39. 39. Rolls ET. Emotion and decision-making explained: A précis. Cortex. 2014;59(185):93
  40. 40. Rolls ET. Emotion Explained. USA: Oxford University Press; 2005
  41. 41. Rolls ET. Consciousness, decision-making and neural computation. In: Perception-Action Cycle. New York, NY: Springer; 2011. pp. 287-333
  42. 42. Azmitia EC, Segal M. An autoradiographic analysis of the differential ascending projections of the dorsal and median raphe nuclei in the rat. Journal of Comparative Neurology. 1978;179(3):641-667
  43. 43. Winstanley CA, Theobald DE, Dalley JW, Cardinal RN, Robbins TW. Double dissociation between serotonergic and dopaminergic modulation of medial prefrontal and orbitofrontal cortex during a test of impulsive choice. Cerebral Cortex. 2005;16(1):106-114
  44. 44. Amat J, Baratta MV, Paul E, Bland ST, Watkins LR, Maier SF. Medial prefrontal cortex determines how stressor controllability affects behavior and dorsal raphe nucleus. Nature Neuroscience. 2005;8(3):365
  45. 45. Aznar S, Qian Z, Shah R, Rahbek B, Knudsen GM. The 5-HT1A serotonin receptor is located on calbindin-and parvalbumin-containing neurons in the rat brain. Brain Research. 2003;959(1):58-67
  46. 46. Riad M, Garcia S, Watkins KC, Jodoin N, Doucet É, Langlois X, et al. Somatodendritic localization of 5-HT1A and preterminal axonal localization of 5-HT1B serotonin receptors in adult rat brain. Journal of Comparative Neurology. 2000;417(2):181-194
  47. 47. Sari Y, Miquel MC, Brisorgueil MJ, Ruiz G, Doucet E, Hamon M, et al. Cellular and subcellular localization of 5-hydroxytryptamine1B receptors in the rat central nervous system: Immunocytochemical, autoradiographic and lesion studies. Neuroscience. 1999;88(3):899-915
  48. 48. De Almeida J, Mengod G. Quantitative analysis of glutamatergic and GABAergic neurons expressing 5-HT2A receptors in human and monkey prefrontal cortex. Journal of Neurochemistry. 2007;103(2):475-486
  49. 49. Miquel MC, Emerit MB, Nosjean A, Simon A, Rumajogee P, Brisorgueil MJ, et al. Differential subcellular localization of the 5-HT3-As receptor subunit in the rat central nervous system. European Journal of Neuroscience. 2002;15(3):449-457
  50. 50. Gerard C, Martres MP, Lefèvre K, Miquel MC, Vergé D, Lanfumey L, et al. Immuno-localization of serotonin 5-HT6 receptor-like material in the rat central nervous system. Brain Research. 1997;746(1-2):207-219
  51. 51. Homberg JR. Serotonin and decision making processes. Neuroscience and Biobehavioral Reviews. 2012;36(1):218-236
  52. 52. Baumgarten HG, Grozdanovic Z. Role of serotonin in obsessive-compulsive disorder. The British Journal of Psychiatry. 1998;(Suppl. 35):13-20
  53. 53. El Mansari M, Blier P. Mechanisms of action of current and potential pharmacotherapies of obsessive-compulsive disorder. Progress in Neuro-Psychopharmacology and Biological Psychiatry. 2006;30(3):362-373
  54. 54. Bari A, Theobald DE, Caprioli D, Mar AC, Aidoo-Micah A, Dalley JW, et al. Serotonin modulates sensitivity to reward and negative feedback in a probabilistic reversal learning task in rats. Neuropsychopharmacology. 2010;35(6):1290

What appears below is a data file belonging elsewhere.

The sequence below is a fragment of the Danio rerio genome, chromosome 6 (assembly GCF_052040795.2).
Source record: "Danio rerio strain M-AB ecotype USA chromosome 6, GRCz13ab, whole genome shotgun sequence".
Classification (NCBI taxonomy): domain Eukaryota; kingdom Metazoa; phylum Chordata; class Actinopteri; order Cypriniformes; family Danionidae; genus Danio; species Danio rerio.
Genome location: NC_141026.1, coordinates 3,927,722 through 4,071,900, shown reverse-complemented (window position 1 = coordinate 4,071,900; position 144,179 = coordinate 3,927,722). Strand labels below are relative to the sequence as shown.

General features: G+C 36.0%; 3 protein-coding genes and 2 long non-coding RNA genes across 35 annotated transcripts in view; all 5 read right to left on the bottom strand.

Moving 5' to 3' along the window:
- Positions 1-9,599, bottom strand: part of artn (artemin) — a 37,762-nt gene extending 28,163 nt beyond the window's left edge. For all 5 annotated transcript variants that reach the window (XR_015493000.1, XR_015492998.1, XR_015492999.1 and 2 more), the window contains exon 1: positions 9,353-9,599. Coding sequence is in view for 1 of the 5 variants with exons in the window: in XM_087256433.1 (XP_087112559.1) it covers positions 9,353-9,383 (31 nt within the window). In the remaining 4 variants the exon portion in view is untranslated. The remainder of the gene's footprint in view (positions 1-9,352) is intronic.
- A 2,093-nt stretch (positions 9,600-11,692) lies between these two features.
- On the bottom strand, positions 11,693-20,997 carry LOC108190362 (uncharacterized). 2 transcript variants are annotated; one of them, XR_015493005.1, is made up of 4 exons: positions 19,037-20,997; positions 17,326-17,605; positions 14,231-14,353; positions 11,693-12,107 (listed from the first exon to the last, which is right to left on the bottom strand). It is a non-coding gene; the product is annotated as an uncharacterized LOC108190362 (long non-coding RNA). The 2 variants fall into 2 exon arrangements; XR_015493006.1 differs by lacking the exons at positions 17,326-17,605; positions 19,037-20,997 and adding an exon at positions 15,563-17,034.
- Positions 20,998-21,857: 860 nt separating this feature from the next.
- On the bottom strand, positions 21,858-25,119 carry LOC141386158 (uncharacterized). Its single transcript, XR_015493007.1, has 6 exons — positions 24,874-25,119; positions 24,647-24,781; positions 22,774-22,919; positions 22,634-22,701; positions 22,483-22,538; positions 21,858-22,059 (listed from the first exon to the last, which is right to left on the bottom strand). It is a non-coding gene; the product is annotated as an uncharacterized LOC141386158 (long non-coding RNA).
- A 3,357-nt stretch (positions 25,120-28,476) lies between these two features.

55. 55. Cools R, Roberts AC, Robbins TW. Serotoninergic regulation of emotional and behavioural control processes. Trends in Cognitive Sciences. 2008;12(1):31-40
  56. 56. Artigas F, Bel N, Casanovas JM, Romero L. Adaptative changes of the serotonergic system after antidepressant treatments. In: Recent Advances in Tryptophan Research. Boston, MA: Springer; 1996. pp. 51-59
  57. 57. Hajós M, Gartside SE, Sharp T. Inhibition of median and dorsal raphe neurones following administration of the selective serotonin reuptake inhibitor paroxetine. Naunyn-Schmiedeberg's Archives of Pharmacology. 1995;351(6):624-629
  58. 58. Homberg JR, Schubert D, Gaspar P. New perspectives on the neurodevelopmental effects of SSRIs. Trends in Pharmacological Sciences. 2010;31(2):60-65
  59. 59. Kalueff AV, Olivier JDA, Nonkes LJP, Homberg JR. Conserved role for the serotonin transporter gene in rat and mouse neurobehavioral endophenotypes. Neuroscience and Biobehavioral Reviews. 2010;34(3):373-386
  60. 60. Homberg JR, Lesch KP. Looking on the bright side of serotonin transporter gene variation. Biological Psychiatry. 2011;69(6):513-519
  61. 61. Albert PR, Le François B. Modifying 5-HT1A receptor gene expression as a new target for antidepressant therapy. Frontiers in Neuroscience. 2010;4:35
  62. 62. Videtič A, Peternelj TT, Zupanc T, Balažic J, Komel R. Promoter and functional polymorphisms of HTR2C and suicide victims. Genes, Brain and Behavior. 2009;8(5):541-545
  63. 63. Yamada K, Hattori E, Iwayama Y, Ohnishi T, Ohba H, Toyota T, et al. Distinguishable haplotype blocks in the HTR3A and HTR3B region in the Japanese reveal evidence of association of HTR3B with female major depression. Biological Psychiatry. 2006;60(2):192-201
  64. 64. Floresco SB, Block AE, Maric TL. Inactivation of the medial prefrontal cortex of the rat impairs strategy set-shifting, but not reversal learning, using a novel, automated procedure. Behavioural Brain Research. 2008;190(1):85-96

Written By

Sara Puig Pérez

Submitted: 29 May 2018 Reviewed: 13 September 2018 Published: 05 November 2018